The clear, light, and distinct nose on this Guadeloupe agricole is really quite sumptuous, and hearkens back to a time before more formal rules were put into place (even on Guadeloupe) as to how cane juice rhums were put together. It has a clean sweetness to it, quite crisp, redolent of grapes, green apples and a touch of vanilla and caramel to start. Sweet and sour chicken with tons of vegetables, sweet soya. And it develops into more complex territory after that – leather, freshly mown hay, citrus peel, cumin and pomegranates and was that oregano I smelled there? It could be, quite possibly. It’s just a low key, precise and controlled series of aromas.
Tastewise, it’s not too shabby either, and I remember thinking, it’s been a while since I had something quite like this, from Guadeloupe or anywhere else. It opens with salty, unsweetened, nearly-bitter chocolate flavoured with pimento — not one of my favourites, but I have tried some on occasion when feeling adventurous (or stupid, take your pick). Coffee grounds (fresh ones, still steaming, not yesterday’s batch which I get at the office), some leather, caramel, toffee, almonds and pralines – makes me wonder where the agricole is hiding, as the citrus is not to be found and the cane sap and herbal notes aren’t playing nice. Still, there are some fruits to be sensed – black grapes, prunes, overripe peaches, bananas – but not anything crisper than that. It concludes with some lighter notes, of apples and hard yellow mangoes, a touch of sugar water, and it’s quite long for 42% ABV, gliding to a serene stop next to the sign saying “have another sip.”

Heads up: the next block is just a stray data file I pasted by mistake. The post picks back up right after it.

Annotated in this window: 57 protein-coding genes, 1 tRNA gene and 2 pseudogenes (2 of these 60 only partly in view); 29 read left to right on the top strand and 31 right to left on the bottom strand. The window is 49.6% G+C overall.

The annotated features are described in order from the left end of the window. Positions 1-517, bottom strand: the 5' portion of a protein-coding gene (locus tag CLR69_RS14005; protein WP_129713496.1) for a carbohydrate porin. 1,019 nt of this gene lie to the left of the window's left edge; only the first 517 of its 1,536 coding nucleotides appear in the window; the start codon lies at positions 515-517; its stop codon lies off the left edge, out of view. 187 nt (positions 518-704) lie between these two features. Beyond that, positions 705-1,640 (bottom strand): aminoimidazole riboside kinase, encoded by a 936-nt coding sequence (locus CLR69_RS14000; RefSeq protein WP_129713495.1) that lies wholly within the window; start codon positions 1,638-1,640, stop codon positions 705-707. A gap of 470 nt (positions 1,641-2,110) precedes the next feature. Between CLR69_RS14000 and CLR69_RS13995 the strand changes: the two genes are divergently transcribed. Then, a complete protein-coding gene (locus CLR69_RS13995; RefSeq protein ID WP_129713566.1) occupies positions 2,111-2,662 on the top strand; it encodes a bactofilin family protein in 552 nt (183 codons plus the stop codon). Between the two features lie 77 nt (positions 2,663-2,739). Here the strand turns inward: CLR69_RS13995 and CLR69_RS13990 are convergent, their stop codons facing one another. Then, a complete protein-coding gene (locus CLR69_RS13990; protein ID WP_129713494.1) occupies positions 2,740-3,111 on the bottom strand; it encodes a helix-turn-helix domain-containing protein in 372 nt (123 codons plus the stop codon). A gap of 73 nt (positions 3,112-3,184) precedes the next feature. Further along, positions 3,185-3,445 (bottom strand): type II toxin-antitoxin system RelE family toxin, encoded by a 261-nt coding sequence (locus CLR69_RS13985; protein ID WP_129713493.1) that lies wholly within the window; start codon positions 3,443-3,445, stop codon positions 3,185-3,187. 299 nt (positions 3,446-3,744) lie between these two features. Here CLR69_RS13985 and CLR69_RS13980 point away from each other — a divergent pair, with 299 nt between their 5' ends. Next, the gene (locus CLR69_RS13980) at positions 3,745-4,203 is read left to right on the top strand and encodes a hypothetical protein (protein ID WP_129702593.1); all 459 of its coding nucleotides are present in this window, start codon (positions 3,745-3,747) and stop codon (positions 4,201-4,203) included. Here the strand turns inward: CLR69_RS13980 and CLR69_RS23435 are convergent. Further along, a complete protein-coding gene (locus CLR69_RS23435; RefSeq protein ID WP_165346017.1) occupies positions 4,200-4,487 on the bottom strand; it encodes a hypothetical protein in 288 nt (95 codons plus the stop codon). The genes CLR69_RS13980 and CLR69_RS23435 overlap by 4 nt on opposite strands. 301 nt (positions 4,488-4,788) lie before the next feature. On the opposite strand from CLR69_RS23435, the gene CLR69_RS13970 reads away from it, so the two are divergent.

Which, if you ever locate this almost forgotten rhum, you would be well advised to – it’s pretty fine, honestly.
As I noted above, it’s 42% ABV, a cane juice, column-still rhum from the Gardel distillery which is located in the north-east of Grand Terre in the commune of Le Moule. Gardel, owned by Générale Sucrière (itself a major player in the global sugar refining industry) is one of two distilleries in Le Moule — the other is Damoiseau — and earns some of its distinction by being the sole sugar refinery on the main island. Gardel doesn’t make any rhums of its own any longer, but it was known for selling rum stock to brokers and others – they ceased distillation in 1992 and destroyed or sold their stills shortly thereafter, so this rhum is among the last that came from there (see also other notes below), even if it came to us via the independent bottler path.
It’s been some time since we reviewed any rums from the “Secret Treasures” line originally created by the Swiss concern Fassbind, and not without good reason – they sold off their spirits distribution portfolio way back in 2005 to another Swiss distributor called Best Taste which wasn’t interested in any indie bottling operations, and so punted it over to a German company called Haromex. Almost all of the reviews of Secret Treasures rums came from the pre-sale bottlings, which, like Renegade, were perhaps somewhat ahead of their time, and that’s probably why Fassbind was glad to let them go.